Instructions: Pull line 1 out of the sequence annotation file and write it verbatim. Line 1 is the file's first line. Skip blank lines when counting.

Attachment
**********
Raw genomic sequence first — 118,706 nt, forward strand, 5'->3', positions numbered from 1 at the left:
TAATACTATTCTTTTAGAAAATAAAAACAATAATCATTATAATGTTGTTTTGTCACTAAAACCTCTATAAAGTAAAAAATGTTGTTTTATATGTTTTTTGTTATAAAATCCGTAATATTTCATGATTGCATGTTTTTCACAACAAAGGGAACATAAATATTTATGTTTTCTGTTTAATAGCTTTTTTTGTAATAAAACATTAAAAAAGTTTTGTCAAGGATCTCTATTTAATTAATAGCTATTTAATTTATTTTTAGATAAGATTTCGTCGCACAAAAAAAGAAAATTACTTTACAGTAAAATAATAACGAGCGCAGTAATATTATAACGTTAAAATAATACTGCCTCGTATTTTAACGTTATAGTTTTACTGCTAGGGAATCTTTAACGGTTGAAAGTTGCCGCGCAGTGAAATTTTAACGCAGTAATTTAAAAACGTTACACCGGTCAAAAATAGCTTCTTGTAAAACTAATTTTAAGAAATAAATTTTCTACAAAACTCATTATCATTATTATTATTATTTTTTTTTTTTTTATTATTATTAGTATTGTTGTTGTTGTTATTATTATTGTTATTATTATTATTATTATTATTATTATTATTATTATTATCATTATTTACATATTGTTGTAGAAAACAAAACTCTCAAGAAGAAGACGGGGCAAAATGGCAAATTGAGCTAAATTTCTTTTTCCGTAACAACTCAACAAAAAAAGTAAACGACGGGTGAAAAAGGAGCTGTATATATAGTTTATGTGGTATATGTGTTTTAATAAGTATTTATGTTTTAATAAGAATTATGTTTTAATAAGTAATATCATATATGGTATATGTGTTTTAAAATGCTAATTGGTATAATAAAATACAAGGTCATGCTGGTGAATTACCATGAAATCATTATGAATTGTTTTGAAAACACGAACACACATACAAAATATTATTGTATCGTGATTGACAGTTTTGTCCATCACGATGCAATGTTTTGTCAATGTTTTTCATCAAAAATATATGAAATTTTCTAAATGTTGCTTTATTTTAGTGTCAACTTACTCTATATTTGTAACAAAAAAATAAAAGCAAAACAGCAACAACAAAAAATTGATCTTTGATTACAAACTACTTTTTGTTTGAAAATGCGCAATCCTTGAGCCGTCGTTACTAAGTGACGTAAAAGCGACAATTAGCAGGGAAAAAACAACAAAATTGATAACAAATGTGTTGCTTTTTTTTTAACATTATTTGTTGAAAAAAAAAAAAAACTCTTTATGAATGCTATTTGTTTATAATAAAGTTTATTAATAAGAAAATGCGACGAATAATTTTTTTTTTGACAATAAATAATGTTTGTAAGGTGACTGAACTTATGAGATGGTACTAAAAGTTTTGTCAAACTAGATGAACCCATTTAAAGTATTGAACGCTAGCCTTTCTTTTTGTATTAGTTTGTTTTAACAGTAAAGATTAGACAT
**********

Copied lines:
Raw genomic sequence first — 118,706 nt, forward strand, 5'->3', positions numbered from 1 at the left: